We’re all guilty of it. Self-sabotage is one of the easiest games in the book. We reprimand ourselves for embarrassments long gone by or tell our instinct to hush up because we “couldn’t possibly be right.” We come upon an idea and as soon as it begins to take shape, we shoot it down because of a fear of reproach, inability to follow through, potential reactions from those around us, the list goes on. But how to escape this recursive cycle of not-so-supportive thoughts? The first step is to recognize that two little voices are competing for stage time in your head: that of a dreamer and that of a downer. The trick is to be able to distinguish which voice has the mic when the self-talk starts up and to learn how to balance this duality.
The Downer Voice
It is important to see that the “downer voice” is not a bad one. Its job is self-preservation. It’s seen every misstep you’ve made in the past and wants to avoid any and all conflict. It would prefer that you stay static if it means that you’re free from the possibility of being hurt. Its voice is one rooted in fear and doubt, but it is a sensitive realist at heart. This sensitivity to pain is key. If your self-talk is filled with anger (e.g. “how could I do such a stupid thing?!”) check in and see if that lil guy is actually sad about the situation (e.g. “I really wanted to do that well. Now they all think I’m foolish”). Sadness is like a slip-n-slide ride down to anger. Be careful you don’t water the slide if you don’t want to wind up at the end of it.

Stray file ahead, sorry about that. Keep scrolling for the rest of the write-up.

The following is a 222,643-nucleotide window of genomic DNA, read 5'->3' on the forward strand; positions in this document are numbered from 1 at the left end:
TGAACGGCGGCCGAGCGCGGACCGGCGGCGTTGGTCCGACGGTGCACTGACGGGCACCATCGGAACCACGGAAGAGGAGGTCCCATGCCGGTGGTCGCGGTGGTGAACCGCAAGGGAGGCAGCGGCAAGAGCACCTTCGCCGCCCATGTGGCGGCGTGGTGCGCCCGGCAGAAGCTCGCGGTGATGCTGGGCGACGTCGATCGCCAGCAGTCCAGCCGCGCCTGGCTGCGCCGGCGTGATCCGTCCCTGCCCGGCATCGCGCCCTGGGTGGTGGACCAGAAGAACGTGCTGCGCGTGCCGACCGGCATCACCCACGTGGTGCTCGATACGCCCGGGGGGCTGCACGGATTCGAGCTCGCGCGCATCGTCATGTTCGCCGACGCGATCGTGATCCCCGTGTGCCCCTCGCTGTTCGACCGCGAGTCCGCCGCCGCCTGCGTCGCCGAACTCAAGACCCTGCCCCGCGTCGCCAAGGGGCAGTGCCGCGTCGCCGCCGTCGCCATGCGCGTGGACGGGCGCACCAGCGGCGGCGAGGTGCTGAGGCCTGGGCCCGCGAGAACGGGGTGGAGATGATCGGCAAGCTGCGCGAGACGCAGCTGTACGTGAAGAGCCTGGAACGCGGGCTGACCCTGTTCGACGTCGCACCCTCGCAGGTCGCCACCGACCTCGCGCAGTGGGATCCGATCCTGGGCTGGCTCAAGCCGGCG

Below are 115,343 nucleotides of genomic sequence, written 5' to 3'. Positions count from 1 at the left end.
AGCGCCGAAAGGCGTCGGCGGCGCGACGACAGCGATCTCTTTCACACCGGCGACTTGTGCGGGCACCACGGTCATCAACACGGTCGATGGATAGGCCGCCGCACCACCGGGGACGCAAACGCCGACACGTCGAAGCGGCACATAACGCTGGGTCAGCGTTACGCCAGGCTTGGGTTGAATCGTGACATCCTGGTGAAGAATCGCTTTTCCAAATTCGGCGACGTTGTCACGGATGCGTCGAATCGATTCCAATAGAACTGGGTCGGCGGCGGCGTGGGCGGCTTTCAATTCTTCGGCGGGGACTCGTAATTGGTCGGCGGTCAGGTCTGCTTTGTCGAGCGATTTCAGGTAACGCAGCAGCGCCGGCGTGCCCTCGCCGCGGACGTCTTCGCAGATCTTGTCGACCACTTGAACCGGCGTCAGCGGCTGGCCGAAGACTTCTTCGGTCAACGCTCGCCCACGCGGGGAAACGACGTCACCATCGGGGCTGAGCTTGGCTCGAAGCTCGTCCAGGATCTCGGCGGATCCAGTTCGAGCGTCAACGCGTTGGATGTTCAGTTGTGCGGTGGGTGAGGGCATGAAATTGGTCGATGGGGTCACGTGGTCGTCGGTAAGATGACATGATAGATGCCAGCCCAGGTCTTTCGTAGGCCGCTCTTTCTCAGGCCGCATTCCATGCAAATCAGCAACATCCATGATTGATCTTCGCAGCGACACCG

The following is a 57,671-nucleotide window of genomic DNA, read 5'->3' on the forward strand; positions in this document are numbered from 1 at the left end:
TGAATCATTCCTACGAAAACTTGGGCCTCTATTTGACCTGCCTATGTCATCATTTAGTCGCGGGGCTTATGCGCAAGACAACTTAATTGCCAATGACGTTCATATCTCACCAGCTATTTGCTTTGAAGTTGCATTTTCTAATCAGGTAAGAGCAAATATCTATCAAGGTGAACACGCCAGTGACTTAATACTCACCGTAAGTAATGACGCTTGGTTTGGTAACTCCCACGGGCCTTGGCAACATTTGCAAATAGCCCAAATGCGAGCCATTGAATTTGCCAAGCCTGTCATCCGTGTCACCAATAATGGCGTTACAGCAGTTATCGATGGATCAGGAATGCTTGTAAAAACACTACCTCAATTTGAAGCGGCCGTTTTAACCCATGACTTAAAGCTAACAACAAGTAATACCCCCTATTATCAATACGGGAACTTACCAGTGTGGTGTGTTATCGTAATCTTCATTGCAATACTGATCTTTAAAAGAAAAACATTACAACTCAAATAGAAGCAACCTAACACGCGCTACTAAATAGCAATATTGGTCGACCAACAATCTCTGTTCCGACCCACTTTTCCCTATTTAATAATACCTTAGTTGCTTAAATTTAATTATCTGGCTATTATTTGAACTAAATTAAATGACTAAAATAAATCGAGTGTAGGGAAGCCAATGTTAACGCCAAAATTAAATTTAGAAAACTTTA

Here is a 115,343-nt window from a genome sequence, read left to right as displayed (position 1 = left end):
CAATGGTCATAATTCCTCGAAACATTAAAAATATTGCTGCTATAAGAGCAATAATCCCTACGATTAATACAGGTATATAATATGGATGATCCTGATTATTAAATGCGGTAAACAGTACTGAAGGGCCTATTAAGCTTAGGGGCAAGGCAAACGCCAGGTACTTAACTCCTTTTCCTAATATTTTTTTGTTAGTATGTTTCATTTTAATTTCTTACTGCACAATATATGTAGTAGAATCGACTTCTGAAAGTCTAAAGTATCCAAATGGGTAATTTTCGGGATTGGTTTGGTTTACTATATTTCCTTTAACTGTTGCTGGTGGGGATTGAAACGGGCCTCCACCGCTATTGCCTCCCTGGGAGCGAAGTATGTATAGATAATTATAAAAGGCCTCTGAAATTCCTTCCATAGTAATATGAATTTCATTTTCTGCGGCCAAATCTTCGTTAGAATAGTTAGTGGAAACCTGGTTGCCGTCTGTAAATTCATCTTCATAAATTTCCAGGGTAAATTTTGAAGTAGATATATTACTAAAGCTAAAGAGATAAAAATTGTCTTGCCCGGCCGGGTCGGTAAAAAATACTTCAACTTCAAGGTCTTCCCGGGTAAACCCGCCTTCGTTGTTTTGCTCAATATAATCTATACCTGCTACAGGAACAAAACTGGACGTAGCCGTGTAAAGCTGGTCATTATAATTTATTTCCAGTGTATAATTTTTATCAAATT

The Dreamer Voice
An eternal optimist, the “dreamer voice” wants the world for you. It would love to see you enjoy every little bit of your life. It does not know fear. It remembers pain but doesn’t harbor on it. Sometimes it stays quiet – it’s obedient, child-like. So if you shush it, it’s liable to stay mute until you allow it to speak again. It’s the part of you that gets excited about ideas and knows how to get back up after a fall. Let it play every once in a while to replenish your energy when reserves are low.
Striking the Balance
Let the dreamer reach out to the downer when it starts to scream for attention. The downer brings up concerns that the dreamer can address. Where one sees problems, the other finds possibilities. Allow the dreamer to work in tandem with the other voice, not against it. Instead of ignoring the murmurs of the sensitive one, accept the fears that it brings up and choose to face them proudly. Invite the idealist out again if its been a while since last you spoke. Let it put a little love in your heart.